MOORHEAD — Minnesota legislative candidates who would represent mostly Clay and Becker counties almost all agreed COVID-19 was the greatest challenge facing the state this fall, although they had different twists on what to do.
The candidates, who participated in a Zoom forum sponsored by the League of Women Voters of the Red River Valley Thursday night, Oct. 8, were Democrat Heather Keeler and Republican Edwin Hahn in District 4B, which mostly covers Moorhead; Democratic State Rep. Paul Marquardt and his challenger Brian Anderson in District 4A, which is mostly in the rural areas of the counties and Detroit Lakes; and Democratic State Sen. Kent Eken, who represents the entire district in St. Paul.
Eken's challenger, Republican Mark Larson, didn't participate.
Keeler said the pandemic was affecting all areas of life including education, housing, small businesses and health care. She said her priority would be to work on quality health care for all, not just the privileged.
Hahn, the only one who didn't totally agree the pandemic was the top issue, said the unrest, division, fear and pubic safety were "the biggest threat." He said people need to be unified and have serious conversations.
Anderson said COVID was the biggest challenge facing the area, but he was concerned about "government overreach." He said a more regional approach is needed in the state, rather than statewide mandates and actions on the pandemic.
Marquardt agreed. He said it was both a physical and economic problem, as people are losing their jobs and some small businesses are barely hanging on. He said a regional approach to the pandemic was a better way to handle it.
Eken said the challenges in rural Minnesota were different than in the metro area. He also added that with the state's aging population, attention to long-term care for the elderly and those with disabilities was also among the great challenges of these times.
As for what policies they would support to help fight the pandemic, candidate answers varied.
Hahn said the focus needed to be on policies of economic prosperity and freedom because without resources many problems couldn't be tackled. He said businesses were "fleeing" the state.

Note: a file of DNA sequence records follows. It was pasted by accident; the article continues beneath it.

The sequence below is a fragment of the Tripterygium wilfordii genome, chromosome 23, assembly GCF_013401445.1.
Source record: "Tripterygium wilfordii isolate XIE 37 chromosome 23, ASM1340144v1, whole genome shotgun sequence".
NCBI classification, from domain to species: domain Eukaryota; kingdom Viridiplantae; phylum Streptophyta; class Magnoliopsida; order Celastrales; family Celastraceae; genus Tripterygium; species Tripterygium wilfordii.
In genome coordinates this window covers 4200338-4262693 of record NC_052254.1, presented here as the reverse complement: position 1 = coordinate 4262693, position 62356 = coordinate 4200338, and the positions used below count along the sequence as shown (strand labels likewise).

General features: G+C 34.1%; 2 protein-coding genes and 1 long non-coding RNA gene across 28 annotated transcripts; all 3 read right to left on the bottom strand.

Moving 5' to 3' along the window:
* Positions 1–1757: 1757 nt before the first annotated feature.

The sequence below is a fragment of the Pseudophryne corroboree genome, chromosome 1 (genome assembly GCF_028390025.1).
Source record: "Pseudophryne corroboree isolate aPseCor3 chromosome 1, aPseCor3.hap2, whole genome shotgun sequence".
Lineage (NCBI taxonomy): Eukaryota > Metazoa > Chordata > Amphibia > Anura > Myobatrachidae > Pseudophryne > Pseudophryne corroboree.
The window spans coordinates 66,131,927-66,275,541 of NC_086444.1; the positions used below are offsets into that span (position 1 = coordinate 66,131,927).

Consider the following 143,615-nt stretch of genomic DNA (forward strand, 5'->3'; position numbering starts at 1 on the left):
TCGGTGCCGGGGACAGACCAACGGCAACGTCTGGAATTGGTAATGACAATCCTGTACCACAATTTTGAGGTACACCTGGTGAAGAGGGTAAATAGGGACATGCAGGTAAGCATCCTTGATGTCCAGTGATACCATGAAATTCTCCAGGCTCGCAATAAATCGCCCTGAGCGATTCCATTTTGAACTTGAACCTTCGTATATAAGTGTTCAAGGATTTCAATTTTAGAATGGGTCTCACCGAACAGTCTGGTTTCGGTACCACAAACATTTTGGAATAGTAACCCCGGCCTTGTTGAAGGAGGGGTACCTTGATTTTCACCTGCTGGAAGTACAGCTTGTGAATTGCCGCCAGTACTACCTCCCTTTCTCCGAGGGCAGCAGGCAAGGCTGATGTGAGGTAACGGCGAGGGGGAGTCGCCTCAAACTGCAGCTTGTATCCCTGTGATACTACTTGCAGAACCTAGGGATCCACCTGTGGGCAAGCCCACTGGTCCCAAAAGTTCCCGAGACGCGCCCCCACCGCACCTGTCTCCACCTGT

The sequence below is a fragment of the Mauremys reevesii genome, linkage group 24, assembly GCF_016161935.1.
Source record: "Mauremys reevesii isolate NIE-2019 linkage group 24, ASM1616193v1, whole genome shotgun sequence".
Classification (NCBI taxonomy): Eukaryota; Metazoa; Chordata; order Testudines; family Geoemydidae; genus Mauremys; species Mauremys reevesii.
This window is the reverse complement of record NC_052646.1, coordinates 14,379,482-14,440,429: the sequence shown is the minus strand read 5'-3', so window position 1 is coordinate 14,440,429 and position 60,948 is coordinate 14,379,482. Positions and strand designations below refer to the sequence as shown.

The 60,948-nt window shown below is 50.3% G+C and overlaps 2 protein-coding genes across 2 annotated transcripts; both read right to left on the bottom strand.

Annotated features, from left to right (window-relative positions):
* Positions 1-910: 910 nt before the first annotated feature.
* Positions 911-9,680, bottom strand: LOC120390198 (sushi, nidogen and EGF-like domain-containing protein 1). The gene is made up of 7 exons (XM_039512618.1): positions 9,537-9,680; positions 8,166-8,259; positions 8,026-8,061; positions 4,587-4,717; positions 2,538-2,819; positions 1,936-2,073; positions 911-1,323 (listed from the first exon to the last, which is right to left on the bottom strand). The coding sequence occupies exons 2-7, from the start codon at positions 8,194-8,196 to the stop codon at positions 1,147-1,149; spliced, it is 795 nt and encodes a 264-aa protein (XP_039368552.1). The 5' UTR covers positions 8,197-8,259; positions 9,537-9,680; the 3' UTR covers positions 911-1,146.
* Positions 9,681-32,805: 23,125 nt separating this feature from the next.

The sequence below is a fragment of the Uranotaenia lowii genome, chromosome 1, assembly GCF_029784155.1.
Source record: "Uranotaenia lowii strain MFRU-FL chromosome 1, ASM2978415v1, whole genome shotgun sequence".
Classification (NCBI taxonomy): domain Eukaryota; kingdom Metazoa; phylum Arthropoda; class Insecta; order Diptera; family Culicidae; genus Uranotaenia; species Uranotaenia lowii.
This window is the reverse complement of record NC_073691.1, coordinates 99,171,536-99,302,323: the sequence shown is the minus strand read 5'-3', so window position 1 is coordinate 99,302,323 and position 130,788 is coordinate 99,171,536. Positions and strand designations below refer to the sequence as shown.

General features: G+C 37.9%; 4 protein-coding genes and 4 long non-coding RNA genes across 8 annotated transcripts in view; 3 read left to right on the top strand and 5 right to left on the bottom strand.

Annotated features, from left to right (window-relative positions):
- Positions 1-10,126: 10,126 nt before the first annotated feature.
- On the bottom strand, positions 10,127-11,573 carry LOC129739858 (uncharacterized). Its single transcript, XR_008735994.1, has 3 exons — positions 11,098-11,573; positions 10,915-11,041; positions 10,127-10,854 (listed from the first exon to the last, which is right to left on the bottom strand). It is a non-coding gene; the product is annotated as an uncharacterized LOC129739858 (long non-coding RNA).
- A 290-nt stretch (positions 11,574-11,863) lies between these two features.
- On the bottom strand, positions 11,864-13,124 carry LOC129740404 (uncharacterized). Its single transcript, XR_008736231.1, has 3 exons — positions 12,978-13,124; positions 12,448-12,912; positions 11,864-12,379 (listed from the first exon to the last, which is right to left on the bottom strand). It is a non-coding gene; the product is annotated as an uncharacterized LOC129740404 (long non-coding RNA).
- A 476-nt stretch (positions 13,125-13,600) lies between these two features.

Keeler responded that she favors a "single-payer" approach to health care to provide access to all people and that it could also help small businesses keeping their operating costs down. She also said she believes property tax help from the state could help keep people in their homes and that a freeze on evictions could help renters, too, who make up a large share of Moorhead's population.
Marquardt added that the state had built up a $2.4 billion reserve fund and that such a fund is needed to help the state pull through the pandemic, as well as looking at ways to lower property taxes.
Anderson said he thought the pandemic was more like "an average flu season," stressing again that regulations for rural Minnesota need to be different than in more populated areas.
Looking down the road, Eken said the state needs to be better prepared for possibly another pandemic by having more hospital beds that could be transitioned into ICU care, more personal protective equipment, improved testing capabilities and a state "rainy day" reserve. All of the candidates agreed such a reserve would be a good way to prepare for future disease outbreaks.
Most of the other questions for the candidates, which came from voters, dealt with education.
In talking about ways to help improve school funding, there were several different suggestions.
Hahn said alternatives to public schools should be more of an option, while Keeler said a strong investment in education was needed so educational opportunities were more equal. She was in favor of tuition breaks for higher education.
Marquardt touted a bill he worked on that gives farmers a 70% tax credit on their ag land if school bond building referendums are passed.
"That's one way the metro area is helping rural Minnesota," he said.
Anderson thought businesses could become more involved by helping pay for technology in schools or other items that eventually benefit them.
The forum, which was part of an almost weeklong series of candidate Zoom events, can be seen starting this Friday, Oct. 9, on the League of Women Voters Facebook page and YouTube.